Sir Arthur Ernest Streeton was an Australian landscape painter and leading member of the Heidelberg School, also known as Australian Impressionism.
Streeton was born in Duneed, Victoria, south-west of Geelong, on 8 April 1867 the fourth child of Charles Henry and Mary (née Johnson) Streeton. His family moved to Richmond in 1874. His parents had met on the voyage from England in 1854. In 1882, Streeton commenced art studies with G. F. Folingsby at the National Gallery School.. On 2 June 1890, he sailed to Sydney, Summer Hill and stayed there with his sister.
Streeton was influenced by French Impressionism and the works of J.M.W. Turner. During this time he began his association with fellow artists Frederick McCubbin and Tom Roberts – at Melbourne including at Box Hill and Heidelberg. In 1885 Streeton presented his first exhibition at the Victorian Academy of Art. He found employment as an apprentice lithographer under Charles Troedel.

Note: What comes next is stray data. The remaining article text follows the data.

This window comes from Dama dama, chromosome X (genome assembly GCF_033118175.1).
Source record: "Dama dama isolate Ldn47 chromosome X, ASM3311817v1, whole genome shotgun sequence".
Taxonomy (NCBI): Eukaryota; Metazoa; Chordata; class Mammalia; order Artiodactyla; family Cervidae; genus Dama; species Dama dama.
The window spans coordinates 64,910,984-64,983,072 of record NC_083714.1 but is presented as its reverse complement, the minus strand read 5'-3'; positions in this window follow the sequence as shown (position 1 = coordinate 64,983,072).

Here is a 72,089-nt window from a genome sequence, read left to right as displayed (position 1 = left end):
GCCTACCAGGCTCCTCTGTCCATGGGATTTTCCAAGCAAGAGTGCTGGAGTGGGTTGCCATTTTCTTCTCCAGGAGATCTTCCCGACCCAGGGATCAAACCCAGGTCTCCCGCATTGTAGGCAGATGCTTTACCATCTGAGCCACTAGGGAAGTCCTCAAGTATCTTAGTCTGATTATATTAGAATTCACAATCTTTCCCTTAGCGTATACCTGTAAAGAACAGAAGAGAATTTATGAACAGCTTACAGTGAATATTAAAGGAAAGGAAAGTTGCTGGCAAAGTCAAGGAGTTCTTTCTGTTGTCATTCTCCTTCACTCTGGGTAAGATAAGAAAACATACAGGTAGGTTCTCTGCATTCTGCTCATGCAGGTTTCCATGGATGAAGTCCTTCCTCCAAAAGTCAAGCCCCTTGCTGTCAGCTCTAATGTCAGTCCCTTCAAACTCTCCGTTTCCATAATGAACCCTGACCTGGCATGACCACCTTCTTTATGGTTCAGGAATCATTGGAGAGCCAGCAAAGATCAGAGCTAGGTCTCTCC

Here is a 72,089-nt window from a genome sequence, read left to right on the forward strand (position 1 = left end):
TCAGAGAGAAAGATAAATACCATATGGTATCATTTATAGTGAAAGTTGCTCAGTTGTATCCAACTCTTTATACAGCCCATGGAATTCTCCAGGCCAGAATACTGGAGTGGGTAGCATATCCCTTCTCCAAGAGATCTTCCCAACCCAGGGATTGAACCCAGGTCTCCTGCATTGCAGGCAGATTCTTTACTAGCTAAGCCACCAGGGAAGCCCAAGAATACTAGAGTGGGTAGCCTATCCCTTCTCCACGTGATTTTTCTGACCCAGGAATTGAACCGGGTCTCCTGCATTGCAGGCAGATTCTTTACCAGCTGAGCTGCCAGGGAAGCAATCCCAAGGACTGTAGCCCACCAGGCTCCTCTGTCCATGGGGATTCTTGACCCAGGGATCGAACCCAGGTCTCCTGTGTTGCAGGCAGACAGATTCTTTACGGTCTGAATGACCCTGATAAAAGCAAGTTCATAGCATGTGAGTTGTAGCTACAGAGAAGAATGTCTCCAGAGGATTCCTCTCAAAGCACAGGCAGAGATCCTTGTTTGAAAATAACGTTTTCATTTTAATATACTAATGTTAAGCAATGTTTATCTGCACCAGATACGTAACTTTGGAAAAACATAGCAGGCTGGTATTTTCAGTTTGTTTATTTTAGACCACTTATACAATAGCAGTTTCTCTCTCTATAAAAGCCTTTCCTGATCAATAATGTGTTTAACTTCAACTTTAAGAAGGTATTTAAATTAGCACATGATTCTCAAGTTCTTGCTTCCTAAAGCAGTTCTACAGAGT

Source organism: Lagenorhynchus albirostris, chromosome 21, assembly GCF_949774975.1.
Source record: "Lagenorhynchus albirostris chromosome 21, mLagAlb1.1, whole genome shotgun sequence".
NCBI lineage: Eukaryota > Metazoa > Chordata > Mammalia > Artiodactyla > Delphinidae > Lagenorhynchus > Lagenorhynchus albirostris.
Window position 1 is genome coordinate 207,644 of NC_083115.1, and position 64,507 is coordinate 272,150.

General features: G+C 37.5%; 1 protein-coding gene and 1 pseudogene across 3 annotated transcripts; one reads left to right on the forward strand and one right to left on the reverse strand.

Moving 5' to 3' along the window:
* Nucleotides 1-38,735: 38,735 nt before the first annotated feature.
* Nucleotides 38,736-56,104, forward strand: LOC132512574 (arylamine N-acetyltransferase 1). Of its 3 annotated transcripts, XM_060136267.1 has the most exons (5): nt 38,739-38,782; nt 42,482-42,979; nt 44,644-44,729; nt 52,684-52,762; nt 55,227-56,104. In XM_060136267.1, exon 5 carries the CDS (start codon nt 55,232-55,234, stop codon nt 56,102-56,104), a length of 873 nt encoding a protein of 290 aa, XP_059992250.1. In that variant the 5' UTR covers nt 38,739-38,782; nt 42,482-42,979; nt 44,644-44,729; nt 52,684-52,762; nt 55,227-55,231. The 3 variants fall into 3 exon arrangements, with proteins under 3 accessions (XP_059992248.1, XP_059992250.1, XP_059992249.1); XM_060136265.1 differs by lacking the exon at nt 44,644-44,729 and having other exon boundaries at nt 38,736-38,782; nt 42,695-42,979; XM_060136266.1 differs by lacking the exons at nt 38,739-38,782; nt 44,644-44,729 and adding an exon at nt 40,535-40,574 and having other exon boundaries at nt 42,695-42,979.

Streeton was made an Australian Official War Artist with the Australian Imperial Force, holding the rank of Honorary Lieutenant, and he travelled to France on 14 May 1918 and was attached to the 2nd Division, receiving his movement order on 8 May 1918. He worked in France, with a break in August, until October 1918. Expected by the Commonwealth to produce sketches and drawings that were "descriptive", Streeton concentrated on the landscape of the scenes of war and did not attempt to convey the human suffering. Unlike the more famous military art depicting the definitive moments of battle, Streeton produced "military still life", capturing the everyday moments of the war.